The Miami Heat was the second NBA team to go all-in with eSports. After the Philadelphia 76ers acquired Team Dignitas and Apex, the Heat invested in Misfits. It just so happened that the first match of the Heroes of the Storm season was Misfits vs. Dignitas, so both NBA teams and both eSports teams extended the rivalry to include a Heat vs. Sixers match-up in the digital world. Fast forward to the NBA season, when the Heat and Sixers played on the hardwood, their eSports counterparts drummed up support for each team with their gaming audiences.
These are the types of synergies that marrying traditional sports with eSports open up for both parties, as well as basketball and eSports fans, according to Michael McCullough, executive vice president and chief marketing officer of the Heat.
“We had been watching the eSports space for a while like everyone else and we noticed some of the other moves teams and owners were taking,” McCullough said. “The opportunity was the fact that the eSports audience is, for the most part, younger and digital and social media savvy. We were interested in finding out if there was any crossover with their audience and ours, and how we could access that youthfulness for the benefit of the Miami Heat. We’ve been pleasantly surprised on both fronts since engaging with Misfits.”
McCullough has seen Misfit fans who are Heat fans and are excited they have an NBA team they can root for, and Heat fans who are eSports fans come to the forefront. “We’ve seen potential business partners who are either involved in the eSports world or want to be involved and are excited we partnered with Misfits and are looking to do things with both of us,” said McCullough. “That’s been the most eye-opening thing in this experience so far. We didn’t expect that.”
Ben Spoont, CEO of Misfits, told [a]listdaily that the Heat are handling the sponsorships, sales and activation and marketing for the team directly. He added that one benefit of having the Heat handle that business is that brands that are non-endemics to eSports are endemic to basketball. The professional service an NBA team can provide is unparalleled.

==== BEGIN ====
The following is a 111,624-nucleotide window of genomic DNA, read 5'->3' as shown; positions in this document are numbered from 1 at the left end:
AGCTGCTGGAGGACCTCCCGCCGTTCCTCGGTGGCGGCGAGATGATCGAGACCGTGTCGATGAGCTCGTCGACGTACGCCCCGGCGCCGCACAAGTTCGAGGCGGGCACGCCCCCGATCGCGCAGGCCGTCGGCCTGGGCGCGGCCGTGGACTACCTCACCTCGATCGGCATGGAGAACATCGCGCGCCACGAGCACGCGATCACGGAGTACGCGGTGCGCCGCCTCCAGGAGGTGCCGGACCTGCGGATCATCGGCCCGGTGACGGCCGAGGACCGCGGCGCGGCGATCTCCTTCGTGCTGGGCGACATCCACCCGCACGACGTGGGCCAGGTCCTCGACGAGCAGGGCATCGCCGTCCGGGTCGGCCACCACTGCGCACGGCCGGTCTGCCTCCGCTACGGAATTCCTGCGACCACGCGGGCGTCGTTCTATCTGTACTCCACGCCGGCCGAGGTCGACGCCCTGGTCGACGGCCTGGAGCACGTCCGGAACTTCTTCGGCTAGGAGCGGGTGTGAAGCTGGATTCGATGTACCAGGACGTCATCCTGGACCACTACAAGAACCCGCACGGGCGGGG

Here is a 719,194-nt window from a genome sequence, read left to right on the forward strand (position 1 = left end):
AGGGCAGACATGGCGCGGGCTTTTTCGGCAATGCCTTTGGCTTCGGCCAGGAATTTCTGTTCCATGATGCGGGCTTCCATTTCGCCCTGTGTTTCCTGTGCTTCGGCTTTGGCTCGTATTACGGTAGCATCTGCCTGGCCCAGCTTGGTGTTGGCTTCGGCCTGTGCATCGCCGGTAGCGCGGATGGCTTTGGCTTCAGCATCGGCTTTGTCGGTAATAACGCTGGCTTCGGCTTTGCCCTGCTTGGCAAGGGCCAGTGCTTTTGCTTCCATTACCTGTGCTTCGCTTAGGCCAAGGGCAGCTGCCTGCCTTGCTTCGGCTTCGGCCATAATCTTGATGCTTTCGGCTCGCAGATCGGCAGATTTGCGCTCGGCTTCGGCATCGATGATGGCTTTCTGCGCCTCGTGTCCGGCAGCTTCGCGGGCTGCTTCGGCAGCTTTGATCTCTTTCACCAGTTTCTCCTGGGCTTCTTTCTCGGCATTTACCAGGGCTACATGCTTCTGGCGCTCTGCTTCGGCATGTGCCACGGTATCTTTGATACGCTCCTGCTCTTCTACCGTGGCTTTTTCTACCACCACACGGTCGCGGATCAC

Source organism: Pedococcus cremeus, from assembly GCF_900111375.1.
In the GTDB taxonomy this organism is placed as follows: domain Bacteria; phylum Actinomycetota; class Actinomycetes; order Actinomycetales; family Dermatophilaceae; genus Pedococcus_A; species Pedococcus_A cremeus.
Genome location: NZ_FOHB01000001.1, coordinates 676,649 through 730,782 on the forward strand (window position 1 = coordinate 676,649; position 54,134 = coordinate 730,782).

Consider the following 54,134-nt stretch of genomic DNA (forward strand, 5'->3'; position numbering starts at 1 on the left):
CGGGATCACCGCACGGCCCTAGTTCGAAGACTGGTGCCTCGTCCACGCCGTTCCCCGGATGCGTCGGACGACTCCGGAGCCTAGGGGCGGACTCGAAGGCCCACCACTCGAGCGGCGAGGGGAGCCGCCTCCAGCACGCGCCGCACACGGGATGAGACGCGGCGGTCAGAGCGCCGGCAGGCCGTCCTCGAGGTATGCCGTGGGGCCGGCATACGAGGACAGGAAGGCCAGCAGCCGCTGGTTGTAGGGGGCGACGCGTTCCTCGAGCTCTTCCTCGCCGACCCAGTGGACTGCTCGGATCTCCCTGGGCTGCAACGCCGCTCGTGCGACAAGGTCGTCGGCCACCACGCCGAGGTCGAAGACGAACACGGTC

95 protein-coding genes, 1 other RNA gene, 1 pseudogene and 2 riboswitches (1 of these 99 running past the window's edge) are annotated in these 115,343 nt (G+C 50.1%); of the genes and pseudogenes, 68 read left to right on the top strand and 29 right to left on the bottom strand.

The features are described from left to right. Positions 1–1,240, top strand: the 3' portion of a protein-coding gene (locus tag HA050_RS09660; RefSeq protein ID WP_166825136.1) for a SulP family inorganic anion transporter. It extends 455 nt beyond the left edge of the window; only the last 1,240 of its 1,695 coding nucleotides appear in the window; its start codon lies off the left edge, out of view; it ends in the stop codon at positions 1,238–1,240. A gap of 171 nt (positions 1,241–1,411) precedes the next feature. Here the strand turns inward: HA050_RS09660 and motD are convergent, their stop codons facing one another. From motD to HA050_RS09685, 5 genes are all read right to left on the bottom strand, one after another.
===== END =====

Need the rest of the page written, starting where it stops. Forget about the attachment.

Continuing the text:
“One of the incredible things about this partnership is that we’re working with key stakeholders,” Spoont said. “Anything that touches off-the-court basketball operations or logos comes under Michael. We talk two or three times a week. Having that direct interaction with the Heat folks at a high level is incredible.”
McCullough said that when this Misfits partnership first launched, all of the Heat avatars were changed to Misfits.
“We have players wearing Misfits gear, we’re always chatting on Heat properties about Misfits, and we’re trying to make that connection to the broad audience,” McCullough said. “This connection can even be seen in the logo design. If you take a close look at the Misfits redesign, the ‘T’ has a little flame from the Heat logo. A lot of people don’t catch it, but it’s a nice little Easter Egg to make that connection.”
McCullough said the Heat are creating an entire line of Misfits clothing by its in-house creative team for the Heat-specific brand Court Culture, which is the number two brand at all Heat stores. “It’s very localized and we can react to things quickly on the court with player-specific shirts that resonate with fans,” he said. “I just saw a bunch of items in the Misfits line. We’re implementing the same process we use for Court Culture, where it’s all locally designed and created and we have local distribution through the Heat store channel. We’re going full out with this, and I think there will be crossover because the gear looks cool and the logo looks fantastic. We’ll continue to make the connection and put it on our talent and in our Heat environment.”
Spoont said having the Heat on board helps Misfits look at expansion. “We’ve always been very aggressive in expansion, acquiring Team SoloMid’s CS:GO team and Super Smash Bros. player Larry Lurr,” he said. “We’re poised and ready to go wherever we want. We can write our own way. The Heat have provided a tremendous brand lift and cache. It’s the Miami Heat, not just the owners. This is the basketball team deeply integrating and involving themselves in the business of eSports.”
The Heat have 22 million followers on social media and the bulk of that audience doesn’t live in the US. “The global aspect of eSports makes a lot of sense and gives us the opportunity to grow our global brand through Misfits,” McCullough said. “We’re looking to continue to grow our domestic and global brand and take advantage of the followers we have.”